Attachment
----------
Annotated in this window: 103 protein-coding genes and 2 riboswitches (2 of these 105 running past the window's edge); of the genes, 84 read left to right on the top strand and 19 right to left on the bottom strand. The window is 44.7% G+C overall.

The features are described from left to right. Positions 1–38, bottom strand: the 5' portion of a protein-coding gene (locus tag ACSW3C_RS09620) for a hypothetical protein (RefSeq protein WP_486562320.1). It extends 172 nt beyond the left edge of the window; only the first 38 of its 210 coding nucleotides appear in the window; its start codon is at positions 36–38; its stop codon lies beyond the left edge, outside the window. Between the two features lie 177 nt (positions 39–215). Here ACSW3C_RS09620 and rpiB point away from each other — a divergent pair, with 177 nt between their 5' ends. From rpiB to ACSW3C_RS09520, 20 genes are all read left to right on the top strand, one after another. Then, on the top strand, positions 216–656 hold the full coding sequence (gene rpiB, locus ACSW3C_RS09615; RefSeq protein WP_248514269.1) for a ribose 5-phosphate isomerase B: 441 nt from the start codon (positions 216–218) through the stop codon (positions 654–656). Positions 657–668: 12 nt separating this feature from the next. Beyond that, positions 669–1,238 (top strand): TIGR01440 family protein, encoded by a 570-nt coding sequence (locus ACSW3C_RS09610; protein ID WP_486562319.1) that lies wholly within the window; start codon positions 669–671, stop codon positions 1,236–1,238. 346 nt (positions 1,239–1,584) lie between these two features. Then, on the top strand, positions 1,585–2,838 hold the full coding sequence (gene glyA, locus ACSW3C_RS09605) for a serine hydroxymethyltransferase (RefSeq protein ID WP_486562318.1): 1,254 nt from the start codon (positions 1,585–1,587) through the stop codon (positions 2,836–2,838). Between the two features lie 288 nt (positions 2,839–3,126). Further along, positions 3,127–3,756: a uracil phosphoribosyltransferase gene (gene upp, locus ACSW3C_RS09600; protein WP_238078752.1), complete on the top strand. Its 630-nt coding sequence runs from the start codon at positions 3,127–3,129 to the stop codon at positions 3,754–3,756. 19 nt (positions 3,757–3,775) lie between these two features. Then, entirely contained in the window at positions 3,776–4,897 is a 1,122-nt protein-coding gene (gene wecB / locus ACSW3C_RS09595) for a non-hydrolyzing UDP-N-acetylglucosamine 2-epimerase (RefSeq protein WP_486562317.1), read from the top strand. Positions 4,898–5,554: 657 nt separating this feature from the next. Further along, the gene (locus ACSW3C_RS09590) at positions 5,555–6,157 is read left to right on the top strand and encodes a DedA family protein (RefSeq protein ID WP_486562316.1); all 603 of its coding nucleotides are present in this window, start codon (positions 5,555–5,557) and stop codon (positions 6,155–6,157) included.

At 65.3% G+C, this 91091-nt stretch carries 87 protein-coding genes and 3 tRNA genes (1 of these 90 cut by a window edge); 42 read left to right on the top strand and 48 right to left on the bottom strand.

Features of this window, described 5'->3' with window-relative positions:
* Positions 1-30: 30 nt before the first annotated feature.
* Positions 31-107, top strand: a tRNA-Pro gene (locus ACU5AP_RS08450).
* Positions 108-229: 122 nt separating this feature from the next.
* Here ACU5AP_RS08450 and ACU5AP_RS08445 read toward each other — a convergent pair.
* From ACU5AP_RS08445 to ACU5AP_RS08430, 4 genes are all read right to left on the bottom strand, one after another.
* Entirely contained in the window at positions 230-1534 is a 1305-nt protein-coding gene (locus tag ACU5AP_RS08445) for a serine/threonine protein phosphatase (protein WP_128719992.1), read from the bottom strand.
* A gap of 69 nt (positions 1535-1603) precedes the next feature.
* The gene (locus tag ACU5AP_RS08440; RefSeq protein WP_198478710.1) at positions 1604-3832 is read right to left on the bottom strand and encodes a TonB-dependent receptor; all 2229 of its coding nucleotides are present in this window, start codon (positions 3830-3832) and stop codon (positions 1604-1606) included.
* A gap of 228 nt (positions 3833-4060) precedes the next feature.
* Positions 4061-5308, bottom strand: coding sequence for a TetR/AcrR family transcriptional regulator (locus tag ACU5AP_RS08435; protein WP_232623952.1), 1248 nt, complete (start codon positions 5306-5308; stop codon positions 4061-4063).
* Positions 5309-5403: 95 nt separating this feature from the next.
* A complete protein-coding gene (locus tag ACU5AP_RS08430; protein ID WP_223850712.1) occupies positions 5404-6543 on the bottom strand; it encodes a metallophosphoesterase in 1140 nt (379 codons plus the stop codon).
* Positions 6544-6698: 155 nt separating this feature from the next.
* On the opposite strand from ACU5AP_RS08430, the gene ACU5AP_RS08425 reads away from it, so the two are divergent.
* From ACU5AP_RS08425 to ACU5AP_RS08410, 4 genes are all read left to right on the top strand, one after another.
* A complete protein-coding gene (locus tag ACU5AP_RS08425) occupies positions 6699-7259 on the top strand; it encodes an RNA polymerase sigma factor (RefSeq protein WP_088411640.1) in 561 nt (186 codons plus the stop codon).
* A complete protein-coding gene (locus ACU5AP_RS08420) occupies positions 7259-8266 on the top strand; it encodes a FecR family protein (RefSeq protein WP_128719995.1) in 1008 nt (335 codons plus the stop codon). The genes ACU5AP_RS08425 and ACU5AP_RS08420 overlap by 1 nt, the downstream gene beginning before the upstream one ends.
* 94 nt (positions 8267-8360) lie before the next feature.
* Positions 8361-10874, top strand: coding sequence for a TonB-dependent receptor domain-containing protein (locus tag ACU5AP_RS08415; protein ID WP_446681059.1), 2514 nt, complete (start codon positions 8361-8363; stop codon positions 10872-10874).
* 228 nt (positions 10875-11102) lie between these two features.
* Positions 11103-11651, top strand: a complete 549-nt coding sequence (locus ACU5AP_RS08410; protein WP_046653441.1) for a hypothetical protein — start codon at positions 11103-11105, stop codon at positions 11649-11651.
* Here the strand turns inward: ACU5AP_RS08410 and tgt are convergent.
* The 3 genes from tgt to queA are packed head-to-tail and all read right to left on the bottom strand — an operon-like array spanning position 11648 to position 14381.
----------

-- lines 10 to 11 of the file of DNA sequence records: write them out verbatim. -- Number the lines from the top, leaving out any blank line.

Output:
* Entirely contained in the window at positions 230-1534 is a 1305-nt protein-coding gene (locus tag ACU5AP_RS08445) for a serine/threonine protein phosphatase (protein WP_128719992.1), read from the bottom strand.
* A gap of 69 nt (positions 1535-1603) precedes the next feature.